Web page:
Paul says goodbye and sails to Jerusalem
Paul checks in on churches he started1 When the city calmed down, Paul met with the believers. He encouraged them, told them goodbye, and then left for Macedonia. 2 As he passed through the towns there, he encouraged believers along the way, often talking with them for quite a while. He eventually got to Greece. 3 He stayed there for three months. He was about to leave by boat and head back to Syria. But some Jews made plans to kill him. When he found out about it, he decided to go back through Macedonia. 4 By this time Paul had developed an entourage of traveling associates: Sopater, the son of Pyrrhus from Berea; Aristarchus and Secundus, both from Thessalonica; Gaius of Derbe; Timothy; along with Tychicus and Trophimus, both from the province of Asia. 5 These seven men went on ahead of us and waited in the city of Troas. 6 We stayed in Macedonia through Passover. Then we left the city of Philippi and sailed for five days before we reached Troas. We stayed there for a week.
Paul’s mega-long sermon bores young man to death7 We met with the local believers on Sunday to eat and celebrate the Lord’s Supper together. Paul took the opportunity to speak with the people because he knew he would be leaving them the next day. He spoke until about midnight. 8 We met in an upstairs room, lit by a number of oil lamps. 9 A young man named Eutychus sat on the window ledge, as Paul talked on and on. Eventually, Eutychus fell asleep. Then he fell three stories. When they picked him up, he was dead. 10 Paul went down and wrapped his arms around the young man. He told the people, “Don’t worry. He’s still got some life in him.” 11 They all went back upstairs and Paul preached till dawn. They ate some food first, though. At daylight, Paul left. 12 Local folks were relieved that the boy was still alive, and they took him home.
Goodbye to Ephesian friends13 Paul decided to travel by land to the port city of Assos. He arranged for the rest of us to go by ship and meet him there. Then we would continue the voyage together. 14 So we met in Assos, picked up Paul, and continued our voyage. We made a stop in Mitylene. 15 The next day we sailed to Kios Island. Then a day later we sailed to Samos Island. A day after that we arrived at the port town of Miletus. 16 Paul had decided to sail past Ephesus because he was in a hurry to get to Jerusalem in time for the Jewish festival of Pentecost. He didn’t want to spend a lot of time in the province of Asia. 17 But he did want to see the Ephesus church leaders one last time. So he sent messengers from Miletus to invite them down. 18 When they arrived, Paul told them, “You know how I lived my life when I was with you. From the very first day I set foot in the province of Asia, 19 I did whatever the Lord wanted me to do. I did it humbly. And sometimes I did it with tears. I suffered through the hard times caused by Jews intent on making trouble for me. 20 When I taught you, I didn’t hold back. I told you everything that I believed would help you. I taught you in public. I made house calls, too. 21 My message to Jews and to non-Jews alike was this: God wants us to turn our back on sin, look to him for guidance, and put our trust in Jesus.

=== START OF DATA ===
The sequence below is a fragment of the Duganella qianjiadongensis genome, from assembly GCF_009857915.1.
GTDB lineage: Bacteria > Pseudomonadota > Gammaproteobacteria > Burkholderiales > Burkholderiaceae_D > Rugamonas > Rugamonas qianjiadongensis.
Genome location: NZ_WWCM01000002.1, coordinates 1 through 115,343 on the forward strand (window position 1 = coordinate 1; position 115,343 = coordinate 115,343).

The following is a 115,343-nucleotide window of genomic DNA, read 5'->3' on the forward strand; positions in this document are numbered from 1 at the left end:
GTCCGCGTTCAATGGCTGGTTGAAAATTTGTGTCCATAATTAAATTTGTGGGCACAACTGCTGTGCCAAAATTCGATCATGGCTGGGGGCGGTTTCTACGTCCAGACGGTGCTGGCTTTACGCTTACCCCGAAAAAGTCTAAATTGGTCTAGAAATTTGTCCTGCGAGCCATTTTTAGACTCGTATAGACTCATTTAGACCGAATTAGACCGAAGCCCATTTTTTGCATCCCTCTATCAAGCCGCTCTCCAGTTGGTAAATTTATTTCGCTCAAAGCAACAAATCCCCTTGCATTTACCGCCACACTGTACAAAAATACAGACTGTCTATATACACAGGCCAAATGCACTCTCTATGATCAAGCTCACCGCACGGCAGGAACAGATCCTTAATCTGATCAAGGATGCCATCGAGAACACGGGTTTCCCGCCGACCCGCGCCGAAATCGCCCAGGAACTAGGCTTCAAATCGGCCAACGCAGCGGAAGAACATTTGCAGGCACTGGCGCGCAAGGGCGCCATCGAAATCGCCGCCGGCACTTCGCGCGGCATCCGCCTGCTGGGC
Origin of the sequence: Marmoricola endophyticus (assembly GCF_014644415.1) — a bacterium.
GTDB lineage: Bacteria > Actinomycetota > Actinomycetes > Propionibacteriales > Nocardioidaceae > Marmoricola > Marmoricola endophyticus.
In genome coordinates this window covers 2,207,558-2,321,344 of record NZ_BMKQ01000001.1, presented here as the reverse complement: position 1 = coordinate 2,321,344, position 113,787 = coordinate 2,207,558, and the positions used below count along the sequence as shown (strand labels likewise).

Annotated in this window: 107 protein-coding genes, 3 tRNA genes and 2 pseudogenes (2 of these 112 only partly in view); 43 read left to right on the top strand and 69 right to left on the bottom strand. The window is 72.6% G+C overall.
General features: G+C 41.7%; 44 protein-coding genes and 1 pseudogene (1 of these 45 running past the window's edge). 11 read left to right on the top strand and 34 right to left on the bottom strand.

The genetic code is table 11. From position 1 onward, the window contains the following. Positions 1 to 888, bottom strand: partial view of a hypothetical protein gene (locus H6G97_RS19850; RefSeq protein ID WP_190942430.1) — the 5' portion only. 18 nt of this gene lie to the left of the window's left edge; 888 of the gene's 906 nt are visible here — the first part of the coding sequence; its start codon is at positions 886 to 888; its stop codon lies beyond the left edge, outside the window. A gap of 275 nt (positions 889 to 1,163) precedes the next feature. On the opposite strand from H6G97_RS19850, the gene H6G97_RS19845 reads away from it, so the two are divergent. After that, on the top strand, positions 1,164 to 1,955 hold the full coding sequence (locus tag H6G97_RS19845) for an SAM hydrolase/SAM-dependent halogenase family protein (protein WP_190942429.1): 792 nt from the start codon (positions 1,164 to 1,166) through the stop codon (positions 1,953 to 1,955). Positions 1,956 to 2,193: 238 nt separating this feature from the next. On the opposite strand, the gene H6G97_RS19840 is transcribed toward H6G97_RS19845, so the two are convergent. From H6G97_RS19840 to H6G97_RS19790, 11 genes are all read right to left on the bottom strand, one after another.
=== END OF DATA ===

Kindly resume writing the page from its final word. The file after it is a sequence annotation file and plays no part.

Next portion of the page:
Nothing but trouble ahead22 Now I feel the Spirit driving me to Jerusalem. I don’t know what all will happen to me when I get there. 23 But I do know this. The Holy Spirit has told me that in every city I go to from now on, I will face persecution and imprisonment. 24 What happens to me now isn’t important to me anymore. All I care about is finishing the work that I’ve been given by the Lord Jesus—the work of telling the good news about the kindness of God. 25 I know this too, my friends. Not one of you will see my face again—none of you whom I have taught about God’s kingdom. 26 I want to make it clear that if any of you miss out on getting saved, it’s not my fault. 27 I didn’t hold back anything. I told you everything God wants you to know. 28 Take care of yourselves. And take care of the church. Those souls are your flock. They have been bought by the blood of God’s Son. They have been entrusted to you by God’s Spirit. 29 I know that when I’m gone false teachers will attack your flock like a pack of savage wolves. 30 Some of those lying teachers will come from inside your own congregation. They’ll twist the truth. They’ll lure people away from the faith. 31 So keep your guard up. Don’t forget that during those three years I was with you I never stopped trying to steer you away from danger. I warned you day and night, sometimes with tears. 32 Now my friends, I leave you in God’s hands. I want to give you a message about his kindness, too. God is able to give you all the strength you need. And God can bring you home to share the inheritance of all the people who have devoted themselves to him. 33 I have never envied anyone else’s silver or gold or fancy clothing. 34 You know that I paid my own way, working at my trade. I covered the expenses of my associates as well. 35 I did this because I wanted you to see that you need to work like I did to help people who are weaker than you are. I wanted you to remember what the Lord Jesus said, ‘It’s more of a blessing to give something than it is to get something.’” 36 After Paul said this, he knelt with everyone and prayed. 37 It seemed that everyone was crying. They hugged Paul and kissed him goodbye. 38 What made them saddest of all was that he told them they would never see his face again. They walked with him all the way to the ship.